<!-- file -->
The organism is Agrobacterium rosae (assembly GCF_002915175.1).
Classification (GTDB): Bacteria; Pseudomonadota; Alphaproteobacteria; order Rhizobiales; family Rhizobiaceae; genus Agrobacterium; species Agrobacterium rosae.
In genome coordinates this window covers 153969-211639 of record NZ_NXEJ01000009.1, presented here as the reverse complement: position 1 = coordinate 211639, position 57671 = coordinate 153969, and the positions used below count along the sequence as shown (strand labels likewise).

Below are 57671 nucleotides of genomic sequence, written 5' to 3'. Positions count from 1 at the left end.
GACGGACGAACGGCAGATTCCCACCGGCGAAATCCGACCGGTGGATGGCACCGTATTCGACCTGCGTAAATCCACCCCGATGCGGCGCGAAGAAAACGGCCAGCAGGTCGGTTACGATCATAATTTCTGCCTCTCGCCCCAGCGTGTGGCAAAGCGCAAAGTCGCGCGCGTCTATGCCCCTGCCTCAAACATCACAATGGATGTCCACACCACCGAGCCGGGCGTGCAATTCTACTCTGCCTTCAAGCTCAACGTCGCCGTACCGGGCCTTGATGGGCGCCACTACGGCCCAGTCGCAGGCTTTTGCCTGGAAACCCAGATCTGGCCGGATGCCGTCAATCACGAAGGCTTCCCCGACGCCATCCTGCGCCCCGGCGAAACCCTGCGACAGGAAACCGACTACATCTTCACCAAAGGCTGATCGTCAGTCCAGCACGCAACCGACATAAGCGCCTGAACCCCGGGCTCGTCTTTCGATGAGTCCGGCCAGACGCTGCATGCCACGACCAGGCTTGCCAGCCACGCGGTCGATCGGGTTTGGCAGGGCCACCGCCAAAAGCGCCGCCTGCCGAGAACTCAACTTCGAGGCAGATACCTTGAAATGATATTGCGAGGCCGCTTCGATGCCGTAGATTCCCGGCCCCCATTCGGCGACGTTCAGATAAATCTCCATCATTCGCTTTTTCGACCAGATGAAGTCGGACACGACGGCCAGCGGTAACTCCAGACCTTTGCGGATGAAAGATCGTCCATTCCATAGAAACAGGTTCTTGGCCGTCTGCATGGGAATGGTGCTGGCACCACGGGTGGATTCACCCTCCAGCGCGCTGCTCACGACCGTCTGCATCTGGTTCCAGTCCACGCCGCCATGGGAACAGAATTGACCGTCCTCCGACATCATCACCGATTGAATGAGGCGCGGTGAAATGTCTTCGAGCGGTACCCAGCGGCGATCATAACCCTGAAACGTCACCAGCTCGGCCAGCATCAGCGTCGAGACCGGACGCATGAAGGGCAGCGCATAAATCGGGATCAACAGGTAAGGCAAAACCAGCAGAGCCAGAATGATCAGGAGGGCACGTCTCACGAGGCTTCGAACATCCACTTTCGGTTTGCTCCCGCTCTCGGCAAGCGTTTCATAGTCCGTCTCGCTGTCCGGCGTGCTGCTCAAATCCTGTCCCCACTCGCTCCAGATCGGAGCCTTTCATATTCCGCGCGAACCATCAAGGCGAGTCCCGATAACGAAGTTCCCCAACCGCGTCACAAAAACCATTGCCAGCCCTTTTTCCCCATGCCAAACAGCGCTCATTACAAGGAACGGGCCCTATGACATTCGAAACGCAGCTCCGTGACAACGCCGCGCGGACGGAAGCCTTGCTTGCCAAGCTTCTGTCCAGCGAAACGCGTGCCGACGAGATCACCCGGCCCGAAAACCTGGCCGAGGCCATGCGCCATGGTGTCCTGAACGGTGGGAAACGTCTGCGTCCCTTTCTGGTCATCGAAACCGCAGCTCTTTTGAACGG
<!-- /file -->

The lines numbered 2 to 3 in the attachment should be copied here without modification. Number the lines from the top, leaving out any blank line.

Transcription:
Classification (GTDB): Bacteria; Pseudomonadota; Alphaproteobacteria; order Rhizobiales; family Rhizobiaceae; genus Agrobacterium; species Agrobacterium rosae.
In genome coordinates this window covers 153969-211639 of record NZ_NXEJ01000009.1, presented here as the reverse complement: position 1 = coordinate 211639, position 57671 = coordinate 153969, and the positions used below count along the sequence as shown (strand labels likewise).